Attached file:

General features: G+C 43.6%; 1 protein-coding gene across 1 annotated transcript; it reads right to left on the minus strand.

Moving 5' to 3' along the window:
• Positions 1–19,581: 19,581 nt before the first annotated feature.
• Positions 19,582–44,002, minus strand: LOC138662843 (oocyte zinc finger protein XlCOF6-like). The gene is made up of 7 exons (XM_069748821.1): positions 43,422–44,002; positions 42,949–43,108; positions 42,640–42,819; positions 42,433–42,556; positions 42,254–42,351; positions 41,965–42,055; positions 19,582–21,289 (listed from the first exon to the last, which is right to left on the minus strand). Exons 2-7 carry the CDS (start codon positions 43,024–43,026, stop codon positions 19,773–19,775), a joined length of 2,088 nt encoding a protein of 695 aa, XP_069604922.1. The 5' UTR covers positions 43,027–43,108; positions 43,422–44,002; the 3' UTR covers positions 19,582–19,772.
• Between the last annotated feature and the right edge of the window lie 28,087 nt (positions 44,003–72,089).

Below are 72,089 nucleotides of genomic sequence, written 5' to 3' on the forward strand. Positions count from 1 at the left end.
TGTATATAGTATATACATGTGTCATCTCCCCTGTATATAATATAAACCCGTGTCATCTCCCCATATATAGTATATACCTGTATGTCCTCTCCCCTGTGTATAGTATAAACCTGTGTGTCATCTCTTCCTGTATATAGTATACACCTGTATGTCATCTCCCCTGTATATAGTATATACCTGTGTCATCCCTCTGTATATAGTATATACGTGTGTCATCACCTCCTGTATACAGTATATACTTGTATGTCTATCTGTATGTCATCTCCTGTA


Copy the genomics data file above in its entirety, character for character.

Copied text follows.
General features: G+C 43.6%; 1 protein-coding gene across 1 annotated transcript; it reads right to left on the minus strand.

Moving 5' to 3' along the window:
• Positions 1–19,581: 19,581 nt before the first annotated feature.
• Positions 19,582–44,002, minus strand: LOC138662843 (oocyte zinc finger protein XlCOF6-like). The gene is made up of 7 exons (XM_069748821.1): positions 43,422–44,002; positions 42,949–43,108; positions 42,640–42,819; positions 42,433–42,556; positions 42,254–42,351; positions 41,965–42,055; positions 19,582–21,289 (listed from the first exon to the last, which is right to left on the minus strand). Exons 2-7 carry the CDS (start codon positions 43,024–43,026, stop codon positions 19,773–19,775), a joined length of 2,088 nt encoding a protein of 695 aa, XP_069604922.1. The 5' UTR covers positions 43,027–43,108; positions 43,422–44,002; the 3' UTR covers positions 19,582–19,772.
• Between the last annotated feature and the right edge of the window lie 28,087 nt (positions 44,003–72,089).

Below are 72,089 nucleotides of genomic sequence, written 5' to 3' on the forward strand. Positions count from 1 at the left end.
TGTATATAGTATATACATGTGTCATCTCCCCTGTATATAATATAAACCCGTGTCATCTCCCCATATATAGTATATACCTGTATGTCCTCTCCCCTGTGTATAGTATAAACCTGTGTGTCATCTCTTCCTGTATATAGTATACACCTGTATGTCATCTCCCCTGTATATAGTATATACCTGTGTCATCCCTCTGTATATAGTATATACGTGTGTCATCACCTCCTGTATACAGTATATACTTGTATGTCTATCTGTATGTCATCTCCTGTA